Prosecution bases final argument on official accounts, forensic reports
Kaunain Sherrif | New Delhi : A Delhi court on Tuesday began the final arguments in the 27-year old Hashimpura massacre case. The special prosecutor, based on circumstantial and direct evidence, argued for prosecution of 16 Provincial Armed Constabulary (PAC) for allegedly killing about 42 Muslim men.
Special Prosecutor Satish Tamta began his argument on circumstantial evidence of kidnapping of the Muslim men from Meerut’s Hashimpura Mohalla.
He based his argument on testimonies of 14 witnesses to the incidents at Hindol Canal and Upper Ganga Canal Murad Nagar, where wounded persons and bodies were recovered.
Tamta then read depositions of top Uttar Pradesh government officials to establish that the truck entered 41st Vahini, PAC, Ghaziabad.
He read out depositions of then District Magistrate of Ghaziabad Naseem Zaidi, Superintendent of Police V N Rai and four other officials.
“These are testimonies of very senior officials. Looking at the nature of duties assigned and the positions they held, it is not believable that they will make any false allegation,” he said.
The special prosecutor then corroborated the scientific evidence in the case. To establish the movement of the truck from Hashimpura mohalla to the PAC Ghaziabad, the prosecutor referred to the vehicle’s running register.
The prosecutor also argued that reports of Central Forensic Science Laboratory and a ballistic expert show that a depression was found in the truck due to a “projectile”, which indicates shooting inside the vehicle.
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case: Final argument
New Delhi | August 14, 2014: A Delhi court Wednesday started final arguments in the 27-year-old massacre case, in which 42 Muslim youths from the Hashimpura locality of Meerut were allegedly taken to the outskirts of Ghaziabad by the personnel of the Provincial Armed Constabulary (PAC) and shot dead.
Special public prosecutor Satish Tamta initiated the final arguments and bought to the court’s notice the events that unfolded in the alleged kidnapping of Muslim youths form Meerut district in Uttar Pradesh. The prosecutor also bought to court’s notice the FIR filed at Link Road police station by the two survivors of the massacre.
In an hour long argument, the special public prosecutor read the statements of all the witnesses in the case.
The trail of Hashimpura massacre case was transferred by the Supreme Court in 2002 from Ghaziabad to the sessions court in Delhi. The next date of hearing is on August 16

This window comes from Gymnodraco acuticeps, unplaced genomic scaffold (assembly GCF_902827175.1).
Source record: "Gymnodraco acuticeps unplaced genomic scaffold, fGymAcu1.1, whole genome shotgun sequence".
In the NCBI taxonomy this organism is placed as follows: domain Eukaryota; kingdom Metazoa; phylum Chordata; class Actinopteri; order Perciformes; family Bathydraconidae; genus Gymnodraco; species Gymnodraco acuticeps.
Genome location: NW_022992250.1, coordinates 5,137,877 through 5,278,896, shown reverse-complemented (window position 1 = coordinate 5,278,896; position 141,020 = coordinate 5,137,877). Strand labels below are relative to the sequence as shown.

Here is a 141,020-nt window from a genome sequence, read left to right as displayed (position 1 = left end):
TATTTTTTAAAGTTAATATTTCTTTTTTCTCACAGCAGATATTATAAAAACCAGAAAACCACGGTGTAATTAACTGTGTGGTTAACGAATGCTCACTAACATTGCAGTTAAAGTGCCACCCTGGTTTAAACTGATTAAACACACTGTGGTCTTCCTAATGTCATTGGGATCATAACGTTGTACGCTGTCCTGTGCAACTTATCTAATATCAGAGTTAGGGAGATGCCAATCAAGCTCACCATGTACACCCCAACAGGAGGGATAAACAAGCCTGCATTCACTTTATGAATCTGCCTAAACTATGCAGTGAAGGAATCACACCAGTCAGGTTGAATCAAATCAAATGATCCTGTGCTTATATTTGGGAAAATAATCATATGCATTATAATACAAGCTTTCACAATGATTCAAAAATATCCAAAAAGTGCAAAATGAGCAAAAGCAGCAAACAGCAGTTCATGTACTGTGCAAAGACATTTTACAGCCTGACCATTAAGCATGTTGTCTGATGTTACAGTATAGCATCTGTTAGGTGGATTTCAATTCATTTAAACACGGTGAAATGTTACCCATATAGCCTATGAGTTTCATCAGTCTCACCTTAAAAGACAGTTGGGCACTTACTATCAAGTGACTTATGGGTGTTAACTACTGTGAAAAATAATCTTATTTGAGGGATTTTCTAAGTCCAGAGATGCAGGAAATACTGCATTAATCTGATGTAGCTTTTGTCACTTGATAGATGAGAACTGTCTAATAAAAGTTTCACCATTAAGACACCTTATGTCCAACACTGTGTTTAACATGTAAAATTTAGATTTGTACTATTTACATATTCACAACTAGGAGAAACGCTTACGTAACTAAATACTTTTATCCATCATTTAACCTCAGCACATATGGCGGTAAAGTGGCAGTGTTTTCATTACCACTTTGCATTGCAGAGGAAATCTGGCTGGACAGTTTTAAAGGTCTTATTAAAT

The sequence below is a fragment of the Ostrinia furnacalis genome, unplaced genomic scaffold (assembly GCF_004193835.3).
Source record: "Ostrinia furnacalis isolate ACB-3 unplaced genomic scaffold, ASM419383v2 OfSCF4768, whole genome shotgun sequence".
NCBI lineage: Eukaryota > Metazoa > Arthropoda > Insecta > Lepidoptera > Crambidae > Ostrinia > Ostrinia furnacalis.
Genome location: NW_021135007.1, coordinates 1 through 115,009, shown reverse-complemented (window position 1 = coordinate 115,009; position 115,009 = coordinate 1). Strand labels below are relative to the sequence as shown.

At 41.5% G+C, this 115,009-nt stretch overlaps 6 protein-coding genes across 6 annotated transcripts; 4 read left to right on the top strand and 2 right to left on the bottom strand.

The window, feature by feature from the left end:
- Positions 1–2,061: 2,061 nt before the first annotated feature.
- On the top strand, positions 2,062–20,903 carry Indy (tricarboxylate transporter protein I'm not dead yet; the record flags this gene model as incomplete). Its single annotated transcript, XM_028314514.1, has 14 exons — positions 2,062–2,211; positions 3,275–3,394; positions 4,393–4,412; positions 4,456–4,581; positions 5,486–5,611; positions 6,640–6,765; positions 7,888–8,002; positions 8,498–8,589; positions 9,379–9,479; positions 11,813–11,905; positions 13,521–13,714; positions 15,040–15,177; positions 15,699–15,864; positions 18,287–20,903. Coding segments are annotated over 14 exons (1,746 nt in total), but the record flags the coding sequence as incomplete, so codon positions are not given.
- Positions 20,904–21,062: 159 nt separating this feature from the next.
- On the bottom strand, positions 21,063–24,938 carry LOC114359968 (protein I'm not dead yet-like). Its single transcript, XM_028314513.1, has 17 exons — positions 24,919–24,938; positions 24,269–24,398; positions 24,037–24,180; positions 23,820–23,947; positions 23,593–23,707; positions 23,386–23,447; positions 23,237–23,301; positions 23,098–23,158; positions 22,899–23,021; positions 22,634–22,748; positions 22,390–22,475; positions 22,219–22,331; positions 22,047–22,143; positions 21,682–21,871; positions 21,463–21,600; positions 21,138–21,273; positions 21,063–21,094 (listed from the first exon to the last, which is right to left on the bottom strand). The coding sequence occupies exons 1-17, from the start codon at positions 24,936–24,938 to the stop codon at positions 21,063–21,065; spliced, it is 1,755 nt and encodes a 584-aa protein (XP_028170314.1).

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Witnesses heard, final argument to begin
New Delhi: September 17, 2014: Twenty-seven years after Hashimpura massacre during communal riots in UP’s Meerut district, a Delhi court on Tuesday examined the last prosecution witness in the case and will now start hearing final arguments.
Prosecution witness Dr Subodh Tyagi was ‘recalled’ by the court Tuesday and ‘further’ examined in the case.
Dr Tyagi was working as a medical officer at SVBP Hospital in Meerut in May 1987 when the alleged incident took place.
According to the prosecutor, it is alleged that Leela Dhar, PAC constable, had admitted himself in the SVBP Hospital on 23 May, 1987 when he sustained an eye injury during the alleged incident when 19 accused PAC constables took about fifty muslim labourers in a van from Hashimpura Mohalla in Meerut to the Upper Ganga canal in Murad Nagar, Ghaziabad, and allegedly shot them.
The doctor was recalled to examine the original documents which contained entries made by the hospital officials of the constable’s admission.
“These documents were not recorded. The UP officials had not even forwarded photocopies. This is why the doctor has been called to examine the original documents,” said Senior Public Prosecutor Satish Tamta.
On Tuesday, the store keeper of the record room of SBVP Hospital, Meerut produced the original casualty admission register and the original accident register that contained the entries made by the hospital of ‘patient’ Leela Dhar.
“I have seen the above mentioned original accident register. The page 76, pertaining to the patient is in my handwriting and the copy of the same bears my signature,” Subodh Tyagi said.
Subodh Tyagi told the court that he gave the inquiry report as a general medical officer and not as an ‘eye’ specialist.
“Although the patient was referred to a eye surgeon. I am not aware if any report was received subsequently from the eye specialist,” he said.
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